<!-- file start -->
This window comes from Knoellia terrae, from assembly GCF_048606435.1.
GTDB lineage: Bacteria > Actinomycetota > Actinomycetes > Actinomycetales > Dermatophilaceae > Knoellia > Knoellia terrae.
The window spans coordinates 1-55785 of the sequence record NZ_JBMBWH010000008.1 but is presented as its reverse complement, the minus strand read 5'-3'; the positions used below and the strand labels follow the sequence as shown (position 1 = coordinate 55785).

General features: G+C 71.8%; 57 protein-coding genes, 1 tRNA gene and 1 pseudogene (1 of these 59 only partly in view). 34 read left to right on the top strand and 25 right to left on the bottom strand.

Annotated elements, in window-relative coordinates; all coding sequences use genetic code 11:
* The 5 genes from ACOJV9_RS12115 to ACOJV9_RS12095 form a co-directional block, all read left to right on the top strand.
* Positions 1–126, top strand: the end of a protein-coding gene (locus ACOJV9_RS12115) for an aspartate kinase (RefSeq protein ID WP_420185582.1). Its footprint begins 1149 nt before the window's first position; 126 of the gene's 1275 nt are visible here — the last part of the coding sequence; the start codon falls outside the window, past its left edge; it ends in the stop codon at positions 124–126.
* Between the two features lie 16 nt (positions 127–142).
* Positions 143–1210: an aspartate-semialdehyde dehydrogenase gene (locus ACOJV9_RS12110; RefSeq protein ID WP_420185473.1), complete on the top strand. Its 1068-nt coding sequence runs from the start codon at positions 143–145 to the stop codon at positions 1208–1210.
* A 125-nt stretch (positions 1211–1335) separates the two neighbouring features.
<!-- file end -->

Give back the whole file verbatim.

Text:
This window comes from Knoellia terrae, from assembly GCF_048606435.1.
GTDB lineage: Bacteria > Actinomycetota > Actinomycetes > Actinomycetales > Dermatophilaceae > Knoellia > Knoellia terrae.
The window spans coordinates 1-55785 of the sequence record NZ_JBMBWH010000008.1 but is presented as its reverse complement, the minus strand read 5'-3'; the positions used below and the strand labels follow the sequence as shown (position 1 = coordinate 55785).

General features: G+C 71.8%; 57 protein-coding genes, 1 tRNA gene and 1 pseudogene (1 of these 59 only partly in view). 34 read left to right on the top strand and 25 right to left on the bottom strand.

Annotated elements, in window-relative coordinates; all coding sequences use genetic code 11:
* The 5 genes from ACOJV9_RS12115 to ACOJV9_RS12095 form a co-directional block, all read left to right on the top strand.
* Positions 1–126, top strand: the end of a protein-coding gene (locus ACOJV9_RS12115) for an aspartate kinase (RefSeq protein ID WP_420185582.1). Its footprint begins 1149 nt before the window's first position; 126 of the gene's 1275 nt are visible here — the last part of the coding sequence; the start codon falls outside the window, past its left edge; it ends in the stop codon at positions 124–126.
* Between the two features lie 16 nt (positions 127–142).
* Positions 143–1210: an aspartate-semialdehyde dehydrogenase gene (locus ACOJV9_RS12110; RefSeq protein ID WP_420185473.1), complete on the top strand. Its 1068-nt coding sequence runs from the start codon at positions 143–145 to the stop codon at positions 1208–1210.
* A 125-nt stretch (positions 1211–1335) separates the two neighbouring features.